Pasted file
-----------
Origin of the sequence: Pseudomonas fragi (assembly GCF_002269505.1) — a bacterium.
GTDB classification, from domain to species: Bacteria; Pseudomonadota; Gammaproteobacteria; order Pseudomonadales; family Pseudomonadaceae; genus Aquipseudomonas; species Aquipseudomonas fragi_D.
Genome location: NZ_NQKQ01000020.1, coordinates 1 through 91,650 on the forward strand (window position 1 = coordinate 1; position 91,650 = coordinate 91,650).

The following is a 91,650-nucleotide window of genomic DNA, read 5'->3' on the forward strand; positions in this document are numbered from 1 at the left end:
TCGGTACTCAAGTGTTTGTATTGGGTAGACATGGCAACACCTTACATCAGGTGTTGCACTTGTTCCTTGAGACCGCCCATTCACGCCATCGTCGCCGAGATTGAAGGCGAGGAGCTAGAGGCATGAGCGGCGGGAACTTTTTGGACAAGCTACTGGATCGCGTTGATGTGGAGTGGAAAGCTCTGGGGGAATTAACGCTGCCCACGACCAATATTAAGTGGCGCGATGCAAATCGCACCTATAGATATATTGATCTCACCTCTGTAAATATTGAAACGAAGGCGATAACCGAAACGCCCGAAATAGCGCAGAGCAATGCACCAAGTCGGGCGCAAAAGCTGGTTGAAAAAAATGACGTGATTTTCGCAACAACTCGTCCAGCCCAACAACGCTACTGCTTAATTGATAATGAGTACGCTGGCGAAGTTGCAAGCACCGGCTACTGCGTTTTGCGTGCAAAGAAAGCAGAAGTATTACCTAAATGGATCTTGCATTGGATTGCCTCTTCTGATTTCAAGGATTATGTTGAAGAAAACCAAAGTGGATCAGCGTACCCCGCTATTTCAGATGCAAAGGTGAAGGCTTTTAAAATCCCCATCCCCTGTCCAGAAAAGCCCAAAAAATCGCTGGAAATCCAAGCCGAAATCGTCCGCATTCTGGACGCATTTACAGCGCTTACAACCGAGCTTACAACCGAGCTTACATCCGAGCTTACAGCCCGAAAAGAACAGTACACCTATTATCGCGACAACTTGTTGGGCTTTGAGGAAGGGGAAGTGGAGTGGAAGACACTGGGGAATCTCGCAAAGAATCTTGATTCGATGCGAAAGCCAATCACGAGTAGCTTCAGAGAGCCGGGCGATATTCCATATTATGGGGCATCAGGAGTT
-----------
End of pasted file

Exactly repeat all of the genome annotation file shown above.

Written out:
Origin of the sequence: Pseudomonas fragi (assembly GCF_002269505.1) — a bacterium.
GTDB classification, from domain to species: Bacteria; Pseudomonadota; Gammaproteobacteria; order Pseudomonadales; family Pseudomonadaceae; genus Aquipseudomonas; species Aquipseudomonas fragi_D.
Genome location: NZ_NQKQ01000020.1, coordinates 1 through 91,650 on the forward strand (window position 1 = coordinate 1; position 91,650 = coordinate 91,650).

The following is a 91,650-nucleotide window of genomic DNA, read 5'->3' on the forward strand; positions in this document are numbered from 1 at the left end:
TCGGTACTCAAGTGTTTGTATTGGGTAGACATGGCAACACCTTACATCAGGTGTTGCACTTGTTCCTTGAGACCGCCCATTCACGCCATCGTCGCCGAGATTGAAGGCGAGGAGCTAGAGGCATGAGCGGCGGGAACTTTTTGGACAAGCTACTGGATCGCGTTGATGTGGAGTGGAAAGCTCTGGGGGAATTAACGCTGCCCACGACCAATATTAAGTGGCGCGATGCAAATCGCACCTATAGATATATTGATCTCACCTCTGTAAATATTGAAACGAAGGCGATAACCGAAACGCCCGAAATAGCGCAGAGCAATGCACCAAGTCGGGCGCAAAAGCTGGTTGAAAAAAATGACGTGATTTTCGCAACAACTCGTCCAGCCCAACAACGCTACTGCTTAATTGATAATGAGTACGCTGGCGAAGTTGCAAGCACCGGCTACTGCGTTTTGCGTGCAAAGAAAGCAGAAGTATTACCTAAATGGATCTTGCATTGGATTGCCTCTTCTGATTTCAAGGATTATGTTGAAGAAAACCAAAGTGGATCAGCGTACCCCGCTATTTCAGATGCAAAGGTGAAGGCTTTTAAAATCCCCATCCCCTGTCCAGAAAAGCCCAAAAAATCGCTGGAAATCCAAGCCGAAATCGTCCGCATTCTGGACGCATTTACAGCGCTTACAACCGAGCTTACAACCGAGCTTACATCCGAGCTTACAGCCCGAAAAGAACAGTACACCTATTATCGCGACAACTTGTTGGGCTTTGAGGAAGGGGAAGTGGAGTGGAAGACACTGGGGAATCTCGCAAAGAATCTTGATTCGATGCGAAAGCCAATCACGAGTAGCTTCAGAGAGCCGGGCGATATTCCATATTATGGGGCATCAGGAGTT